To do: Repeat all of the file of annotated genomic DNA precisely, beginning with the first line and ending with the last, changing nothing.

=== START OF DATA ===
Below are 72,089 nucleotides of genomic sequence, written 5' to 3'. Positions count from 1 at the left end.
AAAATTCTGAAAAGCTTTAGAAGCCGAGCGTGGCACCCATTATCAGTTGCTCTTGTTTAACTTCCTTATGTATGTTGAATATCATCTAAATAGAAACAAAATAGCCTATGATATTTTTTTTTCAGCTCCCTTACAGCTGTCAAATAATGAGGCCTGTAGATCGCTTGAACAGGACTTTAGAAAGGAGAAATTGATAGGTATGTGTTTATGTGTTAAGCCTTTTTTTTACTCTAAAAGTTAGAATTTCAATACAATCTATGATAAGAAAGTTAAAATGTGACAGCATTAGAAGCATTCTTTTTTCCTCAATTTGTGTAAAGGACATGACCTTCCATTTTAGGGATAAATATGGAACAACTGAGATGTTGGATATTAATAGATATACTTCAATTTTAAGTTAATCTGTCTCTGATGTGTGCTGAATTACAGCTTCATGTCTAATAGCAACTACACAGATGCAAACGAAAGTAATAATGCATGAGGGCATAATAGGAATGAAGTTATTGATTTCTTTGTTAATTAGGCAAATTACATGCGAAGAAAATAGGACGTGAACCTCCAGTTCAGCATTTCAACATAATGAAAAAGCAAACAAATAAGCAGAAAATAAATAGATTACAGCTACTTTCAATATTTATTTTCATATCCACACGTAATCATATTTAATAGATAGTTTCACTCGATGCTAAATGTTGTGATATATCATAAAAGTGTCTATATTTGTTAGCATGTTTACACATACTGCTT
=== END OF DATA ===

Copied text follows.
Below are 72,089 nucleotides of genomic sequence, written 5' to 3'. Positions count from 1 at the left end.
AAAATTCTGAAAAGCTTTAGAAGCCGAGCGTGGCACCCATTATCAGTTGCTCTTGTTTAACTTCCTTATGTATGTTGAATATCATCTAAATAGAAACAAAATAGCCTATGATATTTTTTTTTCAGCTCCCTTACAGCTGTCAAATAATGAGGCCTGTAGATCGCTTGAACAGGACTTTAGAAAGGAGAAATTGATAGGTATGTGTTTATGTGTTAAGCCTTTTTTTTACTCTAAAAGTTAGAATTTCAATACAATCTATGATAAGAAAGTTAAAATGTGACAGCATTAGAAGCATTCTTTTTTCCTCAATTTGTGTAAAGGACATGACCTTCCATTTTAGGGATAAATATGGAACAACTGAGATGTTGGATATTAATAGATATACTTCAATTTTAAGTTAATCTGTCTCTGATGTGTGCTGAATTACAGCTTCATGTCTAATAGCAACTACACAGATGCAAACGAAAGTAATAATGCATGAGGGCATAATAGGAATGAAGTTATTGATTTCTTTGTTAATTAGGCAAATTACATGCGAAGAAAATAGGACGTGAACCTCCAGTTCAGCATTTCAACATAATGAAAAAGCAAACAAATAAGCAGAAAATAAATAGATTACAGCTACTTTCAATATTTATTTTCATATCCACACGTAATCATATTTAATAGATAGTTTCACTCGATGCTAAATGTTGTGATATATCATAAAAGTGTCTATATTTGTTAGCATGTTTACACATACTGCTT